Below is an excerpt from our one-of-a-kind Dads’ book, Dads in Action: Real Stories from the Bleeding Disorders Community. This book is free to all dads who sign up for our Dads in Action program.
I am 38 years old. I live with severe Hemophilia A, but I don’t suffer from it. I have a beautiful wife of 10 years and a gorgeous little girl who is 4. I was diagnosed in infancy due to a family history and good doctors.
Growing up had its challenges, however, my mom set some limitations and Children’s Hospital of Columbus was my home away from home. I never let having hemophilia slow me down though, and I did not live in a bubble. The house I grew up in wasn’t covered with socket caps and rubber pads on the corners. I would run, jump, dive, roll, fight, and play sports. I tried hard to be just like any other kid.
I had lots of friends during my childhood and I cannot remember ever be shunned or treated differently because of my health. To say that it never affected me emotionally, though, would be a lie – I can remember many times asking when my knee was the size of a small cantaloupe because of a joint bleed, “Why do I have hemophilia?”
While I enjoyed going to summer camp as a kid, I never knew about other chapter events or community activities. By the age of 7, I had learned to infuse thanks to my older brother (who also has hemophilia). Since my mom suffered from alcoholism, I needed to learn to take care of myself. Self-infusing helped to cut down the number of times I went to hospital.
One day, when I was fourteen years old, I came home from school and my mom was sitting at the kitchen table drinking a beer and smoking a cigarette. She started talking all kinds of nonsense and I thought she was joking around. I then realized that something was seriously wrong and I called my stepdad, who told me to call an ambulance. Hours later, as I sat in the hospital waiting room with assorted family members, I heard a Code Blue called. Somehow, I knew it was her. My mom had died from cirrhosis of the liver – ultimately from alcohol.
My stepdad has been and remains a positive and regular presence in my life. I was given the choice about where to live after my mother died – either in Ohio with him or in California with my middle brother. My older sister was already out there and convinced my brother to come. Not wanting to abandon him, I told the court that I wanted to go to California, too.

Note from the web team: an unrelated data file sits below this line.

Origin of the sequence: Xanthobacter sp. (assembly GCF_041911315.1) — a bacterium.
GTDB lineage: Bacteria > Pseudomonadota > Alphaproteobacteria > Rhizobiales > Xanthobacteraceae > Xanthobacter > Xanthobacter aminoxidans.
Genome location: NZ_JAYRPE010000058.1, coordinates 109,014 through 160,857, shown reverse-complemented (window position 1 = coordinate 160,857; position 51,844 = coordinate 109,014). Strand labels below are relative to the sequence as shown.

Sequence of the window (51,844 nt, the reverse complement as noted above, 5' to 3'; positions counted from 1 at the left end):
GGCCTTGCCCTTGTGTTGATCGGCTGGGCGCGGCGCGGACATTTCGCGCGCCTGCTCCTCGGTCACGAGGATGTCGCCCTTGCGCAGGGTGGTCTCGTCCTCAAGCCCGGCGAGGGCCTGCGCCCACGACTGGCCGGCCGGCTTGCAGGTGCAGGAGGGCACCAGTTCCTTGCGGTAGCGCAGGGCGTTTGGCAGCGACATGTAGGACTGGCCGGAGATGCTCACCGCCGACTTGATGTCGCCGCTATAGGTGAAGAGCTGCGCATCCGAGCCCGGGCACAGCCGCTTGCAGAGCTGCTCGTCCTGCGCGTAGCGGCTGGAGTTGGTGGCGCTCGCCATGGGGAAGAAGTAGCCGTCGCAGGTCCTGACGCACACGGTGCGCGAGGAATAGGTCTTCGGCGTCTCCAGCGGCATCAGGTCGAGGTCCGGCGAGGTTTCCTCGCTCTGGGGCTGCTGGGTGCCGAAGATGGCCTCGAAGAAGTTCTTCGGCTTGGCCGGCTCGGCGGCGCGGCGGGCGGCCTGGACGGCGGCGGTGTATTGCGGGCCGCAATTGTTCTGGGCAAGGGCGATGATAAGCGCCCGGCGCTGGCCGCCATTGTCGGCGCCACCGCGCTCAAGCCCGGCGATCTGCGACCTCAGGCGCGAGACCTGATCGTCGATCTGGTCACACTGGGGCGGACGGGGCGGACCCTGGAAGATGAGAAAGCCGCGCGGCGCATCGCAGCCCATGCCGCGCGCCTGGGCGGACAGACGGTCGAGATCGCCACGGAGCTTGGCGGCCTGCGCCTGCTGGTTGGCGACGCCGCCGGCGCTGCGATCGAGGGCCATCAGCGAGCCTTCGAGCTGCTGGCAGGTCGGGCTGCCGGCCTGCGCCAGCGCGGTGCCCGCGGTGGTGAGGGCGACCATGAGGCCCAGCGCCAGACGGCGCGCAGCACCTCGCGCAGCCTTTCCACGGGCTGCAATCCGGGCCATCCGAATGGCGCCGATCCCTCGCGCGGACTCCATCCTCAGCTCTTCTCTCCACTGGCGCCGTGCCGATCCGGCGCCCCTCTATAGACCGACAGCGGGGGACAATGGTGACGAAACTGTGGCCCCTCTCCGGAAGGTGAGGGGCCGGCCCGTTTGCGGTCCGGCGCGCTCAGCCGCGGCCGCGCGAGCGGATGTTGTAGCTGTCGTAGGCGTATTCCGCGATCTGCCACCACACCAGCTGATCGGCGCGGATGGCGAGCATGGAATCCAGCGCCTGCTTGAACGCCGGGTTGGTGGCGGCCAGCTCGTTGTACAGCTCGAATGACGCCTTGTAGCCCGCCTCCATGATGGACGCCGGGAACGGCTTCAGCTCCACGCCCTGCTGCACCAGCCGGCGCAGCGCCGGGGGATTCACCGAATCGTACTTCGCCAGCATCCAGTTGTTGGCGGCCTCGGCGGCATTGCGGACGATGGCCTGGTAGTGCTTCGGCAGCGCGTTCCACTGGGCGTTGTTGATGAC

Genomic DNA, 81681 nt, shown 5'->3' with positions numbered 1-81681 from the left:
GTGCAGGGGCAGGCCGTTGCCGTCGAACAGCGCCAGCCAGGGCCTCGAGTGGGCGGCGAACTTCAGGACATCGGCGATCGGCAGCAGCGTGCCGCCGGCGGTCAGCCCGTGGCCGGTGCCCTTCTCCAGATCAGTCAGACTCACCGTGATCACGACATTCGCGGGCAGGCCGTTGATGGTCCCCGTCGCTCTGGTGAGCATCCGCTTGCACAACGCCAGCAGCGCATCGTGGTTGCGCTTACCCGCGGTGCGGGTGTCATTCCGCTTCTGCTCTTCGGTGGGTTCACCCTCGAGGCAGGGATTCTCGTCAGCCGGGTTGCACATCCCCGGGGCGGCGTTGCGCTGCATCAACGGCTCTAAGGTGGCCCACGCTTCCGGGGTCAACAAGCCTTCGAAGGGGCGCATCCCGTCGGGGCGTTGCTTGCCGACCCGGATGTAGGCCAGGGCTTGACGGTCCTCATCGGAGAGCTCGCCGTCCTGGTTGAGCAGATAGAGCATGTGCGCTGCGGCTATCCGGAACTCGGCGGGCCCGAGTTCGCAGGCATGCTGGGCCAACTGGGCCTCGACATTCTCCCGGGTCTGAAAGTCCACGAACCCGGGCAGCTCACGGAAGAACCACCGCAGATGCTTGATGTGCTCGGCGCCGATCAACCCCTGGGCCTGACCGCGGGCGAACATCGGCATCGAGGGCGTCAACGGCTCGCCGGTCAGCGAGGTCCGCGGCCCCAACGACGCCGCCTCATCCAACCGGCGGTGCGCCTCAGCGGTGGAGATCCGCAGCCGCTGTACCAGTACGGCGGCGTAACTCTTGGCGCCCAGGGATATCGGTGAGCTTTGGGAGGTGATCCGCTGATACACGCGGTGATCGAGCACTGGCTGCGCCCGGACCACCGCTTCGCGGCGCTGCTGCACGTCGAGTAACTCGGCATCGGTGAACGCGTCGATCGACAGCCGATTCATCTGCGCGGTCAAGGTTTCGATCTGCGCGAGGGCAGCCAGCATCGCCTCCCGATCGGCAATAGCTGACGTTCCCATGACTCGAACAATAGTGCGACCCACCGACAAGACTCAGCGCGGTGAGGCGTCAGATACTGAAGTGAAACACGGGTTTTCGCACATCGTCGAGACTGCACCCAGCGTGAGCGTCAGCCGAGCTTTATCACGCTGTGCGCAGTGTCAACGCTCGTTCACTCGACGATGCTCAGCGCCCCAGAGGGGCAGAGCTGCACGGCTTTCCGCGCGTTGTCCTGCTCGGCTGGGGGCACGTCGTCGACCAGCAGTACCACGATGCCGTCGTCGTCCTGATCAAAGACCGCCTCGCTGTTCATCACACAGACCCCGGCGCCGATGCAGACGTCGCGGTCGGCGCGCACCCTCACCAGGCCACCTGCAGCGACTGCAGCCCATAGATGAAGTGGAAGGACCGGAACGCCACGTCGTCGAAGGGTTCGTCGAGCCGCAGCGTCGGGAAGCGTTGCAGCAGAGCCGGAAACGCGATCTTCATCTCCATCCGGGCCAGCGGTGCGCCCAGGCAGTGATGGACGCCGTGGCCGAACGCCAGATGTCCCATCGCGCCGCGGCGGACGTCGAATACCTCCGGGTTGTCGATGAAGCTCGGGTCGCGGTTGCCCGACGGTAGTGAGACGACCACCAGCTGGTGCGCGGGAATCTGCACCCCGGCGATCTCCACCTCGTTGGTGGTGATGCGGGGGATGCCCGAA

Unfortunately, our sister was very unreliable, and it didn’t take long before we knew we couldn’t stay with her. Our oldest brother, who has hemophilia, was also out there, so we moved in with him. This ended up not being the solution we hoped for either. As our living situation continued to break down, I talked to my school counselors and was placed in foster care.
It was around this time that I found out I was a member of the 3-H Club (Hemophilia, HIV, and Hepatitis C): I had contracted HIV and Hepatitis C from contaminated blood products. This made foster care rough, being shuffled around to a couple different foster homes. I finally ended up in a group home for gay and lesbian youth. While not HIV positive themselves, my housemates were very accepting of me. Moving into the group home also opened the door for two other guys with hemophilia who needed a place to live. Unlike them, I refused to take my HIV meds, since the medications had so many side effects. I decided that I would rather feel good and die than feel lousy and live. At the time, HIV was a death sentence, so what difference would it make? Fortunately, unlike those guys, I am here today.
Many years later, my life today is fairly normal despite everything I have been through. I have an extraordinary wife and a little firecracker of a daughter – a beautiful gift that I never thought possible. She helps me infuse, and has been hitting veins since she was three years old!
God has truly blessed my life and continues to do so. I know how lucky I am to be here today, and I see that reflected in the men around me. Some of them may not have the best joints, but they are happier than guys I know without bleeding disorders!
I’ve also learned that hemophilia is only a handicap if you let it keep you down. I am grateful for the advancements in treatment, for all those who work in the hemophilia community, and for how close we all are. HFA’s Symposium in 2012 was my big introduction to our community – it really lit my fire.
When I look to the future as a dad with hemophilia who has a daughter that is a carrier, I am encouraged at the progress our community has made and continues to make. If I could give advice to other families, it would be to not treat your child any different from other kids. They are “normal.” We are “normal.” We can do the same things everyone else can – we just have a slightly different approach. #BLEEDON